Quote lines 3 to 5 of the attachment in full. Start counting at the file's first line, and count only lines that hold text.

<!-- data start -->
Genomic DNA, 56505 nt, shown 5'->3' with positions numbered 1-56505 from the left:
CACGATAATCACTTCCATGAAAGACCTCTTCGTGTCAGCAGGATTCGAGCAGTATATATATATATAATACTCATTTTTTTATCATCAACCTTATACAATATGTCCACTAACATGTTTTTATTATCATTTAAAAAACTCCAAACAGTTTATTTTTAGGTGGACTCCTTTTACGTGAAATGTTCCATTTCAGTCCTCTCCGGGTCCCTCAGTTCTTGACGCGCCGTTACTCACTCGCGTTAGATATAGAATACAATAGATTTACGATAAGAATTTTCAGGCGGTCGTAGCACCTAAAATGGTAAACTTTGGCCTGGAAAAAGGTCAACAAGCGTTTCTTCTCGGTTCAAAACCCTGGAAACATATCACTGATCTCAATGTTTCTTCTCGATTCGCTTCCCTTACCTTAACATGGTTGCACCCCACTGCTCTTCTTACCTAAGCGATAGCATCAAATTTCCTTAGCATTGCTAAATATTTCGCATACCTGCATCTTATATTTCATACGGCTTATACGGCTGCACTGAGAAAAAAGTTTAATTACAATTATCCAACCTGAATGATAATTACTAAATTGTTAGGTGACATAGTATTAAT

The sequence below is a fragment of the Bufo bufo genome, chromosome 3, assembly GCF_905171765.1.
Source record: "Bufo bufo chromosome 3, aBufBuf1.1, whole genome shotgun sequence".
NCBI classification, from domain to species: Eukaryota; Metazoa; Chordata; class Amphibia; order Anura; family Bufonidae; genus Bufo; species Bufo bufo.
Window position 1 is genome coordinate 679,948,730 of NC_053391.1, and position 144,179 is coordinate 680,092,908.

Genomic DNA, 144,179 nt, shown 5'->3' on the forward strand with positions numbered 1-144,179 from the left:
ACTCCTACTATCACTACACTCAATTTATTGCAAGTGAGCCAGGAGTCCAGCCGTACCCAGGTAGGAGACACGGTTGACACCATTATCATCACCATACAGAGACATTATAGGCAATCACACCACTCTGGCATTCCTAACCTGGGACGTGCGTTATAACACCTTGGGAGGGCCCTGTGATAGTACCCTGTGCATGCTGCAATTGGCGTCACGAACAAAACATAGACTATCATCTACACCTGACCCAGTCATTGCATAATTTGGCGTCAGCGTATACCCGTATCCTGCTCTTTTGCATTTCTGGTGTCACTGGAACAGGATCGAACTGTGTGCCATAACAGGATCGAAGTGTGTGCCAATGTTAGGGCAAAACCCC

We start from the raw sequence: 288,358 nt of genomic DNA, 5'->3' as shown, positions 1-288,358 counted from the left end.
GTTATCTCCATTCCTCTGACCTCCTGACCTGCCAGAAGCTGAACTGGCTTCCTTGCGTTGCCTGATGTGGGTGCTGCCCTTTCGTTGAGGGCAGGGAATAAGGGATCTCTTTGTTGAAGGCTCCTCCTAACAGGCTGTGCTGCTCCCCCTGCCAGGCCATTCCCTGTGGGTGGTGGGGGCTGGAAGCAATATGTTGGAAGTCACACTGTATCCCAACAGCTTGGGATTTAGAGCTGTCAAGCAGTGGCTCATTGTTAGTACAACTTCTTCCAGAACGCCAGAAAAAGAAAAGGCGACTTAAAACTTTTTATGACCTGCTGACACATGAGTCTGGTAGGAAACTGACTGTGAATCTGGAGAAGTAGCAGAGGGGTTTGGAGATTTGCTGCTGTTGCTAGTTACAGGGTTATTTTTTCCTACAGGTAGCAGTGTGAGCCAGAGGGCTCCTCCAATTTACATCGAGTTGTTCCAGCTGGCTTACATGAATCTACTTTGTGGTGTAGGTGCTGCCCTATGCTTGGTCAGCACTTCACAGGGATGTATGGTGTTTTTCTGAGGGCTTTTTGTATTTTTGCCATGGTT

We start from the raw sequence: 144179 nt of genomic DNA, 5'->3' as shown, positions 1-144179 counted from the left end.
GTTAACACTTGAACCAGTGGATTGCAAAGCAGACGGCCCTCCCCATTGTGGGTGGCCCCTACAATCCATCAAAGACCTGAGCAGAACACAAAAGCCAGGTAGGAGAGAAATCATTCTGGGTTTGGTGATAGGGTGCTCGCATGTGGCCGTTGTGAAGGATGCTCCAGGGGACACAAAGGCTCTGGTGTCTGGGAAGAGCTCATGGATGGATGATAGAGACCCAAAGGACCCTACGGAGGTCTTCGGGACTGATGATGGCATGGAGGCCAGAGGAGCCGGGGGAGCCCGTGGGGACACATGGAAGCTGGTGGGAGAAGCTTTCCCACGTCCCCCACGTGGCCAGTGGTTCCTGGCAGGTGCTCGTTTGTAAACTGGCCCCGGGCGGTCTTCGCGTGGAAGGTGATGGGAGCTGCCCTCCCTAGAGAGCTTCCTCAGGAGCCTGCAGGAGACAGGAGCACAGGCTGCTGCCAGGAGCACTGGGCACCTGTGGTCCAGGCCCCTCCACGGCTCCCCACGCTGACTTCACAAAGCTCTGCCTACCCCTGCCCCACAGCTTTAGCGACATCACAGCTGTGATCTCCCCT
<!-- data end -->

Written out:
The sequence below is a fragment of the Bufo bufo genome, chromosome 3, assembly GCF_905171765.1.
Source record: "Bufo bufo chromosome 3, aBufBuf1.1, whole genome shotgun sequence".
NCBI classification, from domain to species: Eukaryota; Metazoa; Chordata; class Amphibia; order Anura; family Bufonidae; genus Bufo; species Bufo bufo.